Male desire does rear up in the surprising choice of Roderick Buchanan’s video of footballers swapping shirts. Here the latent homosexuality of homosocial bonding surfaces in an amusingly pleasurable erotic spectacle for the male and female gaze, something that is a welcome deviation in this context. The inclusion of Sarah Lucas makes curatorial sense, but I can’t help feeling her series of ‘mannish’ photographs have simply lost their edge through over-exposure. Meanwhile the vacuous spectacular formalism of Matthew Barney’s institutional surrealism increases with every strut of his satyr. Barney only really qualifies in this context by virtue of his ability to exploit academic and critical desire to project meaning into an empty vessel —but his Dadaist joke is a hollow one as it’s ultimately at our expense.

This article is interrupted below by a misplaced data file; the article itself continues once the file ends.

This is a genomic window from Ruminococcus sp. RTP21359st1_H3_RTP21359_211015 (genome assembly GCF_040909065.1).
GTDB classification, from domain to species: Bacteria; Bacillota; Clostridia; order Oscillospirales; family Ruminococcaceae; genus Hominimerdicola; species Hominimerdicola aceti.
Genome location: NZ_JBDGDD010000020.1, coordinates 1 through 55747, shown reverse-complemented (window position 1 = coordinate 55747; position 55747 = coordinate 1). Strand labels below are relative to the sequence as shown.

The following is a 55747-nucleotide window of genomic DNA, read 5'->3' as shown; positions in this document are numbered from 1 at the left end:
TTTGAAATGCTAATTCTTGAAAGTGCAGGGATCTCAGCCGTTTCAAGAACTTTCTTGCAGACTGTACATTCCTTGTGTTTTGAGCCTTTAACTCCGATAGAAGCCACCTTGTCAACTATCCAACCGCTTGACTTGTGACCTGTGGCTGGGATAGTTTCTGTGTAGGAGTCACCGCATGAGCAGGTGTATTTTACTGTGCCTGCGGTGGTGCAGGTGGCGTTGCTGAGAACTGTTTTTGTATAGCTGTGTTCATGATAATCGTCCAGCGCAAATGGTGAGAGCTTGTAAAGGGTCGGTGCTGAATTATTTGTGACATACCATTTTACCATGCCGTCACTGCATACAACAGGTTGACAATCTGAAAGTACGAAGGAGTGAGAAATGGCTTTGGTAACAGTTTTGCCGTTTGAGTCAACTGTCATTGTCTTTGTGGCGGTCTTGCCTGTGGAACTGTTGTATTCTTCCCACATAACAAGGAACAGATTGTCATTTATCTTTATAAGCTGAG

Hopkins’ grouping of these artists, and his argument regarding their interconnections and shared heritage of Dada sensibility is an intelligent, welcome rebuff to the often rather unsympathetic, lazy responses their work frequently receives. Although the curation is at times illustrative and reliant on big names, the catalogue essay’s argument—that this work exhibits a stronger grasp of the lived experiences of masculinity than much of the academic and theoretical deconstruction of heterosexual masculinity—is convincing.
 

Hopkins deserves credit for being critical of the domination of masculinity by feminist, queer and psychoanalytical theories—I think he is right to conclude that such theoretical dissection did result in a form of male selfabnegation. Dada’s Boys, then, is an important development in a much-needed discussion of masculinity in Scotland. It deserves a bigger stage on which to strut.

Artist John Beagles is one half of the Beagles and Ramsay duo and teaches at Edinburgh College of Art